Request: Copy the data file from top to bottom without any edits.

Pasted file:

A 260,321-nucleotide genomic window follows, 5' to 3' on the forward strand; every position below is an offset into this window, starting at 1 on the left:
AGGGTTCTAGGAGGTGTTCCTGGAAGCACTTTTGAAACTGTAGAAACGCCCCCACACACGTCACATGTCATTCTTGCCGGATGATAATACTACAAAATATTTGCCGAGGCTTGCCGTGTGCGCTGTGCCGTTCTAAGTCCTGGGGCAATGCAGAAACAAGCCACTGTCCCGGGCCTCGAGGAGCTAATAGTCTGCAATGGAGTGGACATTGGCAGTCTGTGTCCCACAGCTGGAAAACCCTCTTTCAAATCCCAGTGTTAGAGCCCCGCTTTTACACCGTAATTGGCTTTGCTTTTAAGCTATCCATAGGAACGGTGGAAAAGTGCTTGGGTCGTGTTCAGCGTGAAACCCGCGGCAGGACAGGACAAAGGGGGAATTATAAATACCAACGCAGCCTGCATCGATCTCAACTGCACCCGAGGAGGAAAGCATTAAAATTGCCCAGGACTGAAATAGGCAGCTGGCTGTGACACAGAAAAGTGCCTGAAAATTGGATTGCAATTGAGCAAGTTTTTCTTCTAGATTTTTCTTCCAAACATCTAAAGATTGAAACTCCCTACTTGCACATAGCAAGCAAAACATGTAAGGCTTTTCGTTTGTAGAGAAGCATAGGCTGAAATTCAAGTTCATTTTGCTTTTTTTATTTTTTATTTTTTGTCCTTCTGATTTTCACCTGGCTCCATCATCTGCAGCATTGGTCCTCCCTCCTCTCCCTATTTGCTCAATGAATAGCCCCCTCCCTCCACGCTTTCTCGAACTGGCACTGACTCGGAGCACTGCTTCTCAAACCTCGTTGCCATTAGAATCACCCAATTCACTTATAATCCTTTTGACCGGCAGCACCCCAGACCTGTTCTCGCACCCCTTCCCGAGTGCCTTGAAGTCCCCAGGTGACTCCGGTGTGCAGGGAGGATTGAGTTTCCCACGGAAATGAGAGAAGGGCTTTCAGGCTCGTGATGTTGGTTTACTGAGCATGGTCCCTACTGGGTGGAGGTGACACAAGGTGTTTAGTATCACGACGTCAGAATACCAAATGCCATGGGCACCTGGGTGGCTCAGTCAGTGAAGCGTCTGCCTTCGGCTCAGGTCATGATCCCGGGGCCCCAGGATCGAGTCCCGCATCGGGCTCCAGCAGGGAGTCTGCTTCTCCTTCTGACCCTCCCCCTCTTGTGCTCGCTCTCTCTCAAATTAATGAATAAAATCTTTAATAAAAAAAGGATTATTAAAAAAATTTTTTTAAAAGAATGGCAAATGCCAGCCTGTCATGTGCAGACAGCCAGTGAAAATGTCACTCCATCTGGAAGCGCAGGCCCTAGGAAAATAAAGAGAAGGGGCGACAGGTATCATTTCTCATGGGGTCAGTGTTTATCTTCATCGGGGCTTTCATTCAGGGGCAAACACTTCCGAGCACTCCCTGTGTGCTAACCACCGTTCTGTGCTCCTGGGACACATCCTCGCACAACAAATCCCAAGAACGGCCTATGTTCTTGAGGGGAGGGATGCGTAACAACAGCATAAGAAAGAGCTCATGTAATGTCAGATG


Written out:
A 260,321-nucleotide genomic window follows, 5' to 3' on the forward strand; every position below is an offset into this window, starting at 1 on the left:
AGGGTTCTAGGAGGTGTTCCTGGAAGCACTTTTGAAACTGTAGAAACGCCCCCACACACGTCACATGTCATTCTTGCCGGATGATAATACTACAAAATATTTGCCGAGGCTTGCCGTGTGCGCTGTGCCGTTCTAAGTCCTGGGGCAATGCAGAAACAAGCCACTGTCCCGGGCCTCGAGGAGCTAATAGTCTGCAATGGAGTGGACATTGGCAGTCTGTGTCCCACAGCTGGAAAACCCTCTTTCAAATCCCAGTGTTAGAGCCCCGCTTTTACACCGTAATTGGCTTTGCTTTTAAGCTATCCATAGGAACGGTGGAAAAGTGCTTGGGTCGTGTTCAGCGTGAAACCCGCGGCAGGACAGGACAAAGGGGGAATTATAAATACCAACGCAGCCTGCATCGATCTCAACTGCACCCGAGGAGGAAAGCATTAAAATTGCCCAGGACTGAAATAGGCAGCTGGCTGTGACACAGAAAAGTGCCTGAAAATTGGATTGCAATTGAGCAAGTTTTTCTTCTAGATTTTTCTTCCAAACATCTAAAGATTGAAACTCCCTACTTGCACATAGCAAGCAAAACATGTAAGGCTTTTCGTTTGTAGAGAAGCATAGGCTGAAATTCAAGTTCATTTTGCTTTTTTTATTTTTTATTTTTTGTCCTTCTGATTTTCACCTGGCTCCATCATCTGCAGCATTGGTCCTCCCTCCTCTCCCTATTTGCTCAATGAATAGCCCCCTCCCTCCACGCTTTCTCGAACTGGCACTGACTCGGAGCACTGCTTCTCAAACCTCGTTGCCATTAGAATCACCCAATTCACTTATAATCCTTTTGACCGGCAGCACCCCAGACCTGTTCTCGCACCCCTTCCCGAGTGCCTTGAAGTCCCCAGGTGACTCCGGTGTGCAGGGAGGATTGAGTTTCCCACGGAAATGAGAGAAGGGCTTTCAGGCTCGTGATGTTGGTTTACTGAGCATGGTCCCTACTGGGTGGAGGTGACACAAGGTGTTTAGTATCACGACGTCAGAATACCAAATGCCATGGGCACCTGGGTGGCTCAGTCAGTGAAGCGTCTGCCTTCGGCTCAGGTCATGATCCCGGGGCCCCAGGATCGAGTCCCGCATCGGGCTCCAGCAGGGAGTCTGCTTCTCCTTCTGACCCTCCCCCTCTTGTGCTCGCTCTCTCTCAAATTAATGAATAAAATCTTTAATAAAAAAAGGATTATTAAAAAAATTTTTTTAAAAGAATGGCAAATGCCAGCCTGTCATGTGCAGACAGCCAGTGAAAATGTCACTCCATCTGGAAGCGCAGGCCCTAGGAAAATAAAGAGAAGGGGCGACAGGTATCATTTCTCATGGGGTCAGTGTTTATCTTCATCGGGGCTTTCATTCAGGGGCAAACACTTCCGAGCACTCCCTGTGTGCTAACCACCGTTCTGTGCTCCTGGGACACATCCTCGCACAACAAATCCCAAGAACGGCCTATGTTCTTGAGGGGAGGGATGCGTAACAACAGCATAAGAAAGAGCTCATGTAATGTCAGATG